Nothing But the Truth

Product information management and the challenge of getting to one version of the truth

Embarking upon the Journey

Organizations across the globe have begun to embark on a journey that, in some ways, has caught them by surprise. Interestingly, some may not even yet realize that they are already on this journey, but they will follow it based on their increasing needs to better manage information about products. Today product information management is about the strategic benefits of data alignment across many internal systems and data sources. It involves several departments and focuses on the repurposing of key item data across multiple channels to optimize external trading partner collaboration.

Challenges in Getting to One Version of the Truth

Whether consciously embarking upon the journey of improved product information management or not, there are numerous challenges that can be overcome with good planning, a capable internal project team, a project sponsor at the executive level who understands the value associated with improved operational efficiencies and savings, and a competent solution provider with the right tools, people, applications and long-term vision and commitment.

The Dynamic Truths of Product Information Management

Once a good internal team is in place and a strong project sponsor is behind the initiative, it is critical that the business drivers of product information are reviewed and categorized. In other words, the right questions have to be asked from a multi-dimensional perspective, including:

  • Who internally and externally is asking for information about our products?

  • What type of information are they asking for?

  • Do these data exist at all? If so, where do these data reside currently in our organization and in what format?

  • How are they expecting to receive the data, and in what format and type of media?

  • In what way will they use the product information we send them?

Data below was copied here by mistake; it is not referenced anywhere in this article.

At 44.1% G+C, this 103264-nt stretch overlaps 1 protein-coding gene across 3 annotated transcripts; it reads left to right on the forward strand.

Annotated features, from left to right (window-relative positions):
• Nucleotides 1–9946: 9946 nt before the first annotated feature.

• Are they expecting to get updates of the data if it changes, or on a periodic basis, or is it just as a one- time publication requirement?

  • How often do the data change, and who is responsible for keeping the data updated?
External Factors Contributing to the Challenge

Once answers have been gathered to the above questions, this is when the real work begins. Most organizations are not surprised to learn that the primary requesters of product information are external parties such as customers, partners and government regulatory authorities.

Unfortunately, today's industry landscape involves demand for product information beyond considerations of the past. These new demands are based on new industry dynamics that have to be carefully considered and analyzed with any product information management initiative. Some examples of external factors to consider include:

  • Global data synchronization standards are evolving. These standards affect the exchange of global product data attributes between trading partners and the exchange of product data attributes specific to industry verticals such as hardlines, fast-moving consumer goods, office supplies and entertainment. New product attributes are destined to be introduced for additional industry verticals over time.

  • New trans fat labeling requirements that went into effect on January 2006 stimulated massive product reformulations across food categories, increasing the need to better track and maintain information about products on an ongoing basis.

  • Nature can have a sudden, unplanned impact on the maintenance and sharing of product information. The recent devastating hurricane season in the United States displaced consumers, forced retailers to close their doors and triggered significant shifts in demand across various product categories. These events also resulted in price increases for fuel and the key ingredients found in many foods, straining consumer budgets and pushing up product packaging and distribution costs.